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Maximum Harm: The Tsarnaev Brothers, the…

Maximum Harm: The Tsarnaev Brothers, the FBI, and the Road to the Marathon…

by Michele R. McPhee

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This review was written for LibraryThing Early Reviewers.
A great in depth look at a horrible attack. The chapters are easy yet riveting, and the sheer brutality of the attack carries with every word. ( )
  TravisWilson | Mar 22, 2018 |
This review was written for LibraryThing Early Reviewers.
The April 15, 2013 attack on the Boston Marathon captivated attention of sporting enthusiasts and the general public alike. Pressure cooker bomb blasts killed three runners and injured hundreds more, including 16 who had limbs torn from their bodies. During the short time span when the perpetrators were on the lam, a Massachusetts Institute of Technology law enforcement officer was fatally shot.

Michelle R. McPhee chronicled details relevant to the horrific event in her book, Maximum Harm: The Tsarnaev Brothers, The FBI and The Road to the Marathon Bombing. This captures the story's essence much better than last year's Patriots Day film. That shouldn't surprise you as books generally are better than cinema at delving into important true events. McPhee, who admits that juggling the job of writing this while hosting her daily WMEX radio talk show was a painstaking task, did her job amazingly well.

No doubt is left in my mind that neither Tamerlan or younger brother Dzhokhar harbored any redeeming social values. To refresh your memory, Dzhokhar drove over and killed Tamerlan during the shootout that occurred after police caught up with the two.

McPhee is not even slightly sympathetic to the twisted soul who awaits death. It's puzzling that young females followed him as though he was a rock star when he appeared in court. It seems reprehensible that Rolling Stone magazine chose to splash a picture of him looking like a rock star on one of its 2013 covers.

Perhaps one of these days Dzhokhar will face his sentence in the Terre Haute, Indiana federal prison facility. There are of course those who are opposed to capitol punishment on moral or religious grounds. This book may prompt you to think about whether or not justice is served by executions of people who commit such dastardly acts as the marathon bombings. It's a worthy read. ( )
  JamesBanzer | Sep 25, 2017 |
Of particular interest to Boston area residents, this book poses a large number of questions about Tamerlan Tsarnaev, his possible affiliation with the FBI, and his involvement in several murders in MA and abroad. His movements in and out of the country without a valid passport are questionable, as was his approval for citizenship. Her descriptions of this entire family that came to the US, was given a great deal of aid and support, and did very little in the way of leading productive lives, are particularly riveting.The author explores these topics, but cannot offer much in the way of documentation or answers, since most of it has been sealed by the FBI, with no reason given. So it's a frustrating read, but I commend the author for opening the door. ( )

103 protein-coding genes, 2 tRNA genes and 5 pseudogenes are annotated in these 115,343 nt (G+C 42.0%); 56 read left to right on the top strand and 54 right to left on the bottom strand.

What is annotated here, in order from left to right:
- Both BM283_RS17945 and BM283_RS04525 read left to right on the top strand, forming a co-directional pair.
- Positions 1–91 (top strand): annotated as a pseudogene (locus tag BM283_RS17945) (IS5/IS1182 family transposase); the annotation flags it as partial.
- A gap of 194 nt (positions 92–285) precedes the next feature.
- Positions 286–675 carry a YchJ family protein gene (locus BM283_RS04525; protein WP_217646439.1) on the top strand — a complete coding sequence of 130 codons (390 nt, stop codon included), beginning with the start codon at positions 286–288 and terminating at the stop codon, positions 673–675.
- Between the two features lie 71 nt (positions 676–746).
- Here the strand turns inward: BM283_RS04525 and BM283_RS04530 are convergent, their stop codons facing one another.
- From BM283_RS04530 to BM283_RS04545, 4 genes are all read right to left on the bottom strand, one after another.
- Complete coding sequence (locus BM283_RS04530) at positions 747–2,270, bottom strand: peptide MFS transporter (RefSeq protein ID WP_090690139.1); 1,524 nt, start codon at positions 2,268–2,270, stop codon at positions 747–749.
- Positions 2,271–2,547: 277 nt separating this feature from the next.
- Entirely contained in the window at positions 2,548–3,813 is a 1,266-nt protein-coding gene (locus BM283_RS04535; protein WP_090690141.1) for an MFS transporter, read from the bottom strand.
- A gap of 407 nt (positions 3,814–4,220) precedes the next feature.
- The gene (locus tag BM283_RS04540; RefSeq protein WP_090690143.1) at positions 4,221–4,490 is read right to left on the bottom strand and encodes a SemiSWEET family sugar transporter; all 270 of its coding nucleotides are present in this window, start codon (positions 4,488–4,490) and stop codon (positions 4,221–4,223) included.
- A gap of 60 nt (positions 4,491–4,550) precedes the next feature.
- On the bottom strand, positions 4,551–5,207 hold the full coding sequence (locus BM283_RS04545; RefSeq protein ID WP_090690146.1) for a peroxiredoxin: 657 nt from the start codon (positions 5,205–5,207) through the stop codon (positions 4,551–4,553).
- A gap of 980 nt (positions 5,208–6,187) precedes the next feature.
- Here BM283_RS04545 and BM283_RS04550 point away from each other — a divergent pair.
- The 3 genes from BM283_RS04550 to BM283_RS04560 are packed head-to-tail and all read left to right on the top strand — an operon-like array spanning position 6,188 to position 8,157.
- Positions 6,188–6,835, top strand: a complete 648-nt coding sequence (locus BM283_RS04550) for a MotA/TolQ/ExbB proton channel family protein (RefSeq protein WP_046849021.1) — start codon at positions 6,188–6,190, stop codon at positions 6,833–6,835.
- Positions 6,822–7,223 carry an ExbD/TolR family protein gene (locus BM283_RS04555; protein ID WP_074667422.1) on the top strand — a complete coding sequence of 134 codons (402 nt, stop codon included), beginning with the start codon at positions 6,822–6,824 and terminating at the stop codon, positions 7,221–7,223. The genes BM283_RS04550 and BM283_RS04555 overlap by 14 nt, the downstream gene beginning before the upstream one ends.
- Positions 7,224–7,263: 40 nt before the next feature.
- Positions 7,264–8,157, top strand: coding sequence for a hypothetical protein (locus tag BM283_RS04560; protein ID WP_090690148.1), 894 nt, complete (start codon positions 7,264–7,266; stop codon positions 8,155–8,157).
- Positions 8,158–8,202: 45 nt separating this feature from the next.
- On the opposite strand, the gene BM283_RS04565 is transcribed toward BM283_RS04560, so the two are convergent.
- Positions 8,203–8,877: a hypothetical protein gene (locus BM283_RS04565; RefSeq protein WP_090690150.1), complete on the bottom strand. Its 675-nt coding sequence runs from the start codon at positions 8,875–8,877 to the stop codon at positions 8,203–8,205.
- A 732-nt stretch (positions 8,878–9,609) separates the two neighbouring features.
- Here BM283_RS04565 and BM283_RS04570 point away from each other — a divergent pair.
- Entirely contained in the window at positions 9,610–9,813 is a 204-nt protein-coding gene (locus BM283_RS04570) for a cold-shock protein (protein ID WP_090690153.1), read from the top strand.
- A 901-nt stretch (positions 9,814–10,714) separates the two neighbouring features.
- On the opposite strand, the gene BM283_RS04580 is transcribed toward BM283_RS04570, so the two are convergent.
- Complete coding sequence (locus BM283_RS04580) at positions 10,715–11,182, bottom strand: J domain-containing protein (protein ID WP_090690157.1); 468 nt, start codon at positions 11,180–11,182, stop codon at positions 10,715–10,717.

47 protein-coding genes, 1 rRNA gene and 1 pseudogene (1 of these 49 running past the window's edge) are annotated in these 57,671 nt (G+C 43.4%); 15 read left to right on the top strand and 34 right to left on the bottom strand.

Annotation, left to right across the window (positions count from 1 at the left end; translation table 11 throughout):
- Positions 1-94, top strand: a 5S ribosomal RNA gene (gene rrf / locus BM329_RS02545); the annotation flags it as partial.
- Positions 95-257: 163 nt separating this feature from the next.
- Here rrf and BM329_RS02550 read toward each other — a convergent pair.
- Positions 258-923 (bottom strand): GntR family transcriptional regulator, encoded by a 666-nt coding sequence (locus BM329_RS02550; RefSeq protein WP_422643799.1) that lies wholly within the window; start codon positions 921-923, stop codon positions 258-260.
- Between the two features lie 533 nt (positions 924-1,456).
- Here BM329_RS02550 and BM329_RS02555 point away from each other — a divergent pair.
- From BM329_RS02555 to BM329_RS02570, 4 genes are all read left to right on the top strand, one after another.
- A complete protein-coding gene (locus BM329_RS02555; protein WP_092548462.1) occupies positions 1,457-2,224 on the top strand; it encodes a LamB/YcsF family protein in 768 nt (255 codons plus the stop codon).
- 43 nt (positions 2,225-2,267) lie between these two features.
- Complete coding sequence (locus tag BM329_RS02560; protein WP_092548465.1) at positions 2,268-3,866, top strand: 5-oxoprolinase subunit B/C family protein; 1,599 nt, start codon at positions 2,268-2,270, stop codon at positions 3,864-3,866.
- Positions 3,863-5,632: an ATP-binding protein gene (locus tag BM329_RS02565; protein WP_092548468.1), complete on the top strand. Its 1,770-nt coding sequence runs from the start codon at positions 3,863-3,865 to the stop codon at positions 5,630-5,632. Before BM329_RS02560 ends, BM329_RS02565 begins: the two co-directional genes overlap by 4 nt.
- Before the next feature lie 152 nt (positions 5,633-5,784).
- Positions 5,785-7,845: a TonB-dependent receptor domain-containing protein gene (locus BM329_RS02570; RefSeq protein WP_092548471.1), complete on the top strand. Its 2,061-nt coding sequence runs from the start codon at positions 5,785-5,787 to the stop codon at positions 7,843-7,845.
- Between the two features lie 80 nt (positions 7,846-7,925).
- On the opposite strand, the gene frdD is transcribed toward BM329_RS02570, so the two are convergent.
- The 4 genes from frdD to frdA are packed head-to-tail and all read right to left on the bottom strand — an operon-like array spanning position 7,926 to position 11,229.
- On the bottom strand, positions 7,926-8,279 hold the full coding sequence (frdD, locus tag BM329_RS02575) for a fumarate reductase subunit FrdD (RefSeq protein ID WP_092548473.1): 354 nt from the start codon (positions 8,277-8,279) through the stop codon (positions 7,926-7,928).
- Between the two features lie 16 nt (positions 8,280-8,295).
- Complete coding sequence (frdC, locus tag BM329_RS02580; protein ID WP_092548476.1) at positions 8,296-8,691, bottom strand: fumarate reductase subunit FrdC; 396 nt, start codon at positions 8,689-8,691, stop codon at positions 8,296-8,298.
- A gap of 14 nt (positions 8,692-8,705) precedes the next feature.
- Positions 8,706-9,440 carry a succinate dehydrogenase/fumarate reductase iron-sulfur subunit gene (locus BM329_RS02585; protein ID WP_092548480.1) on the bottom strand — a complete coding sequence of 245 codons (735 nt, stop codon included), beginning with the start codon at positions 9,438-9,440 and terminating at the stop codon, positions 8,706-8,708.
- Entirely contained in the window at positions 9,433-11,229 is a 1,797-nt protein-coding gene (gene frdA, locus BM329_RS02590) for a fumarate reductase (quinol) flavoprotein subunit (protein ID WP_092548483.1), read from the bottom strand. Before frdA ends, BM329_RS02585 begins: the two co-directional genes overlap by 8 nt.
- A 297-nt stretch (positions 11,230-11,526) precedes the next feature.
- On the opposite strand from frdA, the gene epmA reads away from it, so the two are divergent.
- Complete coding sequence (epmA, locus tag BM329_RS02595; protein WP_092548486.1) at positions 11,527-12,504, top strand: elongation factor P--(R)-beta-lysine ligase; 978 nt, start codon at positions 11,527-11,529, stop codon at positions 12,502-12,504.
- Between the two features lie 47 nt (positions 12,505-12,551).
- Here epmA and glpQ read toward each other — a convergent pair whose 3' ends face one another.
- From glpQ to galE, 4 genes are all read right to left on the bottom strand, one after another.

froxgirl | Aug 3, 2017 |
This review was written for LibraryThing Early Reviewers.
This is an extraordinary study of the events surrounding the bombing of the Boston Marathon. The author, using her talents as an investigative reporter, introduces the reader to the protagonists of this event, The Tsarnaev brothers, through a family history reflecting their immigration to the United States, their relationship with the FBI and their ultimate disillusionment with America that led to their radicalization. We also meet many of the victims and heroes associated with this horrific event. McPhee's work is a masterpiece in the study of this tragic event and upon reflection, why it should never have occurred. ( )
  Susan.Macura | Jun 12, 2017 |
This review was written for LibraryThing Early Reviewers.
The subject matter of this book was intriguing. I didn't remember all of the details of the bombing, and this was a sobering reminder. The author discusses some things that make you think there is more to the story than we will ever now. I would have given this a higher rating, but I found the way the information was presented was confusing. Pieces of the story were out of order which made it hard to follow. ( )
  chgstrom | Jun 9, 2017 |
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